Prepay meters for gas n elec?

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  • Prepay meters for gas n elec?

    Ok guys, posted quite a few questions today, mind working overtime with lots of things going round in my head. Just wondering whats your views on prepaid meters used for gas n electric? just found out tyhe property im buying has them fitted, on the face of it think its a good thing and would be a plus point for prospective tennants, am i right thinking this?

  • #2
    Originally posted by jonathan2200 View Post
    Just wondering whats your views on prepaid meters used for gas n electric? just found out tyhe property im buying has them fitted, on the face of it think its a good thing and would be a plus point for prospective tennants, am i right thinking this?
    Depends really on your target market for tenants. If you're going for professionals, then they will not normally regarded as a good thing - such tenants prefer a credit meter which they'll pay by direct debit or as quarterly bill. Direct debit allows you to get the cheapest tarrifs; it's well known that prepayment meters are the most expensive way to get your gas and electricity. Plus they may be adjusted by the utility co to recoup a previous debt, which is pretty nefarious.

    On the other hand, if you're letting to, say, a DSS tenant living on a hand-to-mouth existence, they will probably expect and prefer to have a prepayment meter so they can budget for it more easily.

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    • #3
      Prepaid meters are pretty bad if you're looking at rented to "average" tenants.
      Not only are they inconvenient but they also cost more: "According to Consumer Focus estimates, prepayment meters can cost on average an additional £195/year for gas and electricity." (from moneysupermarket)

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      • #4
        A big no from me for pre-payment meters.

        Be pro-active though and make meter readings part of a detailed inventory. Give utility co the name of T when they move in with readings too.

        Oh and I used to be one of those DSS ts but I have always paid via DD and get myself on the cheapest tariff. If a DD is set up straight away then DDs will be cheaper (although I did have to tell BG twice that I wanted to start DD asap instead of waiting 3 months for 1st bill to come through).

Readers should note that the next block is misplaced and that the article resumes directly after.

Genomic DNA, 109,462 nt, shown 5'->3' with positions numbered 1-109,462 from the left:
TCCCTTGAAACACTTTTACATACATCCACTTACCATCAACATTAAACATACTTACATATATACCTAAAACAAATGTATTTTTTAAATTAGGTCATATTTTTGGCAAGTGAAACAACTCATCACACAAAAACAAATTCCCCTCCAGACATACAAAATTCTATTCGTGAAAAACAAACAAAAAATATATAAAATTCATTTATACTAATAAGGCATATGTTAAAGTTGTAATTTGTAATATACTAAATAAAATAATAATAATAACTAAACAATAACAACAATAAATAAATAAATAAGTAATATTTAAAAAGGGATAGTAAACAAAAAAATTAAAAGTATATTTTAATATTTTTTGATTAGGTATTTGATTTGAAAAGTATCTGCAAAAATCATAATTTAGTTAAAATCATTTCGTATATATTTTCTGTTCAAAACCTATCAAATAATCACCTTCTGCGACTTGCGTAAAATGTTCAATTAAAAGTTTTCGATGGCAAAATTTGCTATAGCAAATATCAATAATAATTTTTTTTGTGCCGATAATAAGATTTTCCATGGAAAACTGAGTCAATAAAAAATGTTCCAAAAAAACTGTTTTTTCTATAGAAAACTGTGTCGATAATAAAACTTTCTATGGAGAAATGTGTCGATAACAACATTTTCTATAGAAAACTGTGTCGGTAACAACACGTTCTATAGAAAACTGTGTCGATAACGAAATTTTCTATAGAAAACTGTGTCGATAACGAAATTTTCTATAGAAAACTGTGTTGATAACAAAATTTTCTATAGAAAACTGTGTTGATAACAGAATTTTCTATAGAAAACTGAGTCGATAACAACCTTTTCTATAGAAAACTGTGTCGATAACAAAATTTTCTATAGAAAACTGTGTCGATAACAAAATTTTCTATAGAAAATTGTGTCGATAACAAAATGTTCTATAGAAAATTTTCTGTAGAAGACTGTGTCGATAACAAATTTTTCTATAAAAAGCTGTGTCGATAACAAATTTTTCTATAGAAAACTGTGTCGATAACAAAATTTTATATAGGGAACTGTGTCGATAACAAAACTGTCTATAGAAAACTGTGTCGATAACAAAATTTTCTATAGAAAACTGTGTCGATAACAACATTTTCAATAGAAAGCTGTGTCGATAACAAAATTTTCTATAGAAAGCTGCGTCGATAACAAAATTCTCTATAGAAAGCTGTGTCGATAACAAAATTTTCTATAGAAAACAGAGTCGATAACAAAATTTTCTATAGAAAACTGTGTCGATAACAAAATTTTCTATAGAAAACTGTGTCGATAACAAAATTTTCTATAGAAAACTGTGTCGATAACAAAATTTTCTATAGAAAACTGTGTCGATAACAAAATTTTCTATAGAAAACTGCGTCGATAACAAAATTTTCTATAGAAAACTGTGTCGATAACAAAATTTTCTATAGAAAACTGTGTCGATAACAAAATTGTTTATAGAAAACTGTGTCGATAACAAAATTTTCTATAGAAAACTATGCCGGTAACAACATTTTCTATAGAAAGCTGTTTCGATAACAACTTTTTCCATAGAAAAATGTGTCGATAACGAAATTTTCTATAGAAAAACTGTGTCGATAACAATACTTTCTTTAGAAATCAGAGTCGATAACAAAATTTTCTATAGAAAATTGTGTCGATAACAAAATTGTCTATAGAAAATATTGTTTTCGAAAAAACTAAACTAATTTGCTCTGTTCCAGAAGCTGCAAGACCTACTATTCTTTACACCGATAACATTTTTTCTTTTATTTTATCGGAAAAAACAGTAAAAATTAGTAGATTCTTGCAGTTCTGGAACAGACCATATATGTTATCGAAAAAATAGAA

I'm a good tenant with great landlords
        I'm also a living, breathing, fully cooked female.

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        • #5
          yes thinking of it that way your right, would be an inconvinience for someone working full time. I dont intent to rent to anyone other than either proffessional or working family, not dss.
          Would the meter need to be removed to revert to conventional credit system or would it be just a call to energy provider, and if it requires removing what would the approximate cost be??

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          • #6
            The cost to move onto a credit meter is iro £55 per meter.

            Companies may not be willing to change to a credit meter for rental properties - this was my experience.

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            • #7
              You'll need to contact the utilities company regarding the cost. I believe they are reluctant to remove them once fitted as they know they'll be paid for any fuel used.
              Personally, I consider prepay meters to be legalised loan sharking. The might make payments 'easier' for hand to mouth tenants, but they charge an outrageous premium for the privelage.
              I may be a housing professional but my views, thoughts, opinions, advice, criticisms or otherwise on this board are mine and are not representative of my company, colleagues, managers. I am here as an independent human being who simply wants to learn new stuff, share ideas and interact with like minded people.

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              • #8
                would i need to tell the provider its a rental property as the property owner?